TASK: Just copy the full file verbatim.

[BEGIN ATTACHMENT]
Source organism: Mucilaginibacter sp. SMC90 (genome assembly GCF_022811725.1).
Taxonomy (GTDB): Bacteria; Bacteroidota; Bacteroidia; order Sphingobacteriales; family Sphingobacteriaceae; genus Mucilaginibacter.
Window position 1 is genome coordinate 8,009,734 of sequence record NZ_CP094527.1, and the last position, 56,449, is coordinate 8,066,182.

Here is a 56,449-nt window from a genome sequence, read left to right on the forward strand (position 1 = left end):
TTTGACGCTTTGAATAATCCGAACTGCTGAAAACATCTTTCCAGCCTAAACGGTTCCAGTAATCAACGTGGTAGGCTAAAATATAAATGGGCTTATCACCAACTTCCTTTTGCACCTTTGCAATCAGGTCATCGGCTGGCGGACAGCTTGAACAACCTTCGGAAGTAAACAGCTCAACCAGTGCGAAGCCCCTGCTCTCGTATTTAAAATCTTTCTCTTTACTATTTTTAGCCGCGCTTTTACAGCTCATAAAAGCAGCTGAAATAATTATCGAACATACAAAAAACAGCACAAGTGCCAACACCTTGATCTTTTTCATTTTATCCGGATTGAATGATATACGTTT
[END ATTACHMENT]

Source organism: Mucilaginibacter sp. SMC90 (genome assembly GCF_022811725.1).
Taxonomy (GTDB): Bacteria; Bacteroidota; Bacteroidia; order Sphingobacteriales; family Sphingobacteriaceae; genus Mucilaginibacter.
Window position 1 is genome coordinate 8,009,734 of sequence record NZ_CP094527.1, and the last position, 56,449, is coordinate 8,066,182.

Here is a 56,449-nt window from a genome sequence, read left to right on the forward strand (position 1 = left end):
TTTGACGCTTTGAATAATCCGAACTGCTGAAAACATCTTTCCAGCCTAAACGGTTCCAGTAATCAACGTGGTAGGCTAAAATATAAATGGGCTTATCACCAACTTCCTTTTGCACCTTTGCAATCAGGTCATCGGCTGGCGGACAGCTTGAACAACCTTCGGAAGTAAACAGCTCAACCAGTGCGAAGCCCCTGCTCTCGTATTTAAAATCTTTCTCTTTACTATTTTTAGCCGCGCTTTTACAGCTCATAAAAGCAGCTGAAATAATTATCGAACATACAAAAAACAGCACAAGTGCCAACACCTTGATCTTTTTCATTTTATCCGGATTGAATGATATACGTTT